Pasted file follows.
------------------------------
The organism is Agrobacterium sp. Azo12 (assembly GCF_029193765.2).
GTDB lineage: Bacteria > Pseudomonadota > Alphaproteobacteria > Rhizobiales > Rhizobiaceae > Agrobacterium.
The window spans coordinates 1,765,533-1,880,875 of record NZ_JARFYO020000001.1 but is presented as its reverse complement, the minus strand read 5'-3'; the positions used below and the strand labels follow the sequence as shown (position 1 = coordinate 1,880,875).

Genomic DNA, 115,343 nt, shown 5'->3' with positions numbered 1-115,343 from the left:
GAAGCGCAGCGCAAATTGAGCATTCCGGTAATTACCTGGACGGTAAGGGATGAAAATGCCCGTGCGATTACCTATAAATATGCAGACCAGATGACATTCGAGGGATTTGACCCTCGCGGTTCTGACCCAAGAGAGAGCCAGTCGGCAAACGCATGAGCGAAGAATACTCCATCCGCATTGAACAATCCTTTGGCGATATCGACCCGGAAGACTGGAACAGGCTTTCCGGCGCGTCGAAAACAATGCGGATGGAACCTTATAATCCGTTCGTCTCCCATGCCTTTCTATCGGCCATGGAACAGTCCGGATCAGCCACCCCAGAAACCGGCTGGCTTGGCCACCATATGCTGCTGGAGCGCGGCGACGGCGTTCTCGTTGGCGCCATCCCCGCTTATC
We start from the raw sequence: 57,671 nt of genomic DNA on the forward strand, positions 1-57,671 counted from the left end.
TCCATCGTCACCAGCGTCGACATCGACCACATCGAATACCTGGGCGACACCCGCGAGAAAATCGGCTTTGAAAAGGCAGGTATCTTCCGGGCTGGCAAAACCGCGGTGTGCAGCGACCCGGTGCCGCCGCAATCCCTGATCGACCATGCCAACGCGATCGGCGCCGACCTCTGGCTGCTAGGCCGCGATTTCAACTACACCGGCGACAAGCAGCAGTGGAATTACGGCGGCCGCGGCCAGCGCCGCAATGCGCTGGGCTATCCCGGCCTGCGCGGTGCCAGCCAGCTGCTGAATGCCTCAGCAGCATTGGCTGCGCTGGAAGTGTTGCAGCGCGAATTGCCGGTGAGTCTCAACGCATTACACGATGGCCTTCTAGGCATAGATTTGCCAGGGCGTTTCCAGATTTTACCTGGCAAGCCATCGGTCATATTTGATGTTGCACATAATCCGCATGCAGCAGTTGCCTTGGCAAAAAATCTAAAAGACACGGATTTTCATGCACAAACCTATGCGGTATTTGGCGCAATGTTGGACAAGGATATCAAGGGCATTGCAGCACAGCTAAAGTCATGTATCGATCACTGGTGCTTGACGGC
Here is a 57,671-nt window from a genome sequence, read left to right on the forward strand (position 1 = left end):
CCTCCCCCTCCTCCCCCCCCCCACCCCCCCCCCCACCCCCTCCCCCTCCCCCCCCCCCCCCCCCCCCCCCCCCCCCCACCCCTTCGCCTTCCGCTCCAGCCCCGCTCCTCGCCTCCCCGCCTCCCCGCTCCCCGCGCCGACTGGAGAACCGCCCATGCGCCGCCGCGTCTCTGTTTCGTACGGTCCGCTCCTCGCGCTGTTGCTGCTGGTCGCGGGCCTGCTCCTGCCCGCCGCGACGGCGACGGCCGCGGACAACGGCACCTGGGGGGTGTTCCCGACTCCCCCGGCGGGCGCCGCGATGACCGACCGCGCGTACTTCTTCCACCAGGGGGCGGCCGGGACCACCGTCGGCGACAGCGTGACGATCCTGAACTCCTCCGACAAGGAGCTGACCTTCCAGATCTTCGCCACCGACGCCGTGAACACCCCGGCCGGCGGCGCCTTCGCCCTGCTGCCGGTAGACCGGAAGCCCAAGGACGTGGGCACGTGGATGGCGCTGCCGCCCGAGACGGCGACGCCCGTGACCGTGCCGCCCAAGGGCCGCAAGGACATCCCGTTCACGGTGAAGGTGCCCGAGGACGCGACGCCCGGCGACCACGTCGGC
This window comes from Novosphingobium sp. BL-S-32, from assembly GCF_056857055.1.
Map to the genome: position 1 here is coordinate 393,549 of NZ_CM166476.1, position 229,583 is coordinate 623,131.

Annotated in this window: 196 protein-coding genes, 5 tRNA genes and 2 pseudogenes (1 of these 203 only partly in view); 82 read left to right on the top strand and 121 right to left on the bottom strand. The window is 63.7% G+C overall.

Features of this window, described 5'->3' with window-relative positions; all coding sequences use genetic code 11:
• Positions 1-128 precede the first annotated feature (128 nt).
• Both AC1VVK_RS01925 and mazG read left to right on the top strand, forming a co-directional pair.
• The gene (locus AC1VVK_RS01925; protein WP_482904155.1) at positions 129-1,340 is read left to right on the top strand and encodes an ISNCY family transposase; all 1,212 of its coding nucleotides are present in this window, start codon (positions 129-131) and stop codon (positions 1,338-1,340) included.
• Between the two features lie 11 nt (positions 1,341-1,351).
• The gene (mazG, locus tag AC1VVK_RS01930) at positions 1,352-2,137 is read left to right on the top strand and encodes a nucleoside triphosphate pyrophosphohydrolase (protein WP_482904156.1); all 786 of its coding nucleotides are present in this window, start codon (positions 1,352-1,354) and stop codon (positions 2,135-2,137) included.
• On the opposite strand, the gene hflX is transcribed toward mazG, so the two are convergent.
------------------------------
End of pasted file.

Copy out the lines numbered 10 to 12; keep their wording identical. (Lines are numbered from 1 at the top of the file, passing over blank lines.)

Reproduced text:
This window comes from Novosphingobium sp. BL-S-32, from assembly GCF_056857055.1.
Map to the genome: position 1 here is coordinate 393,549 of NZ_CM166476.1, position 229,583 is coordinate 623,131.

Annotated in this window: 196 protein-coding genes, 5 tRNA genes and 2 pseudogenes (1 of these 203 only partly in view); 82 read left to right on the top strand and 121 right to left on the bottom strand. The window is 63.7% G+C overall.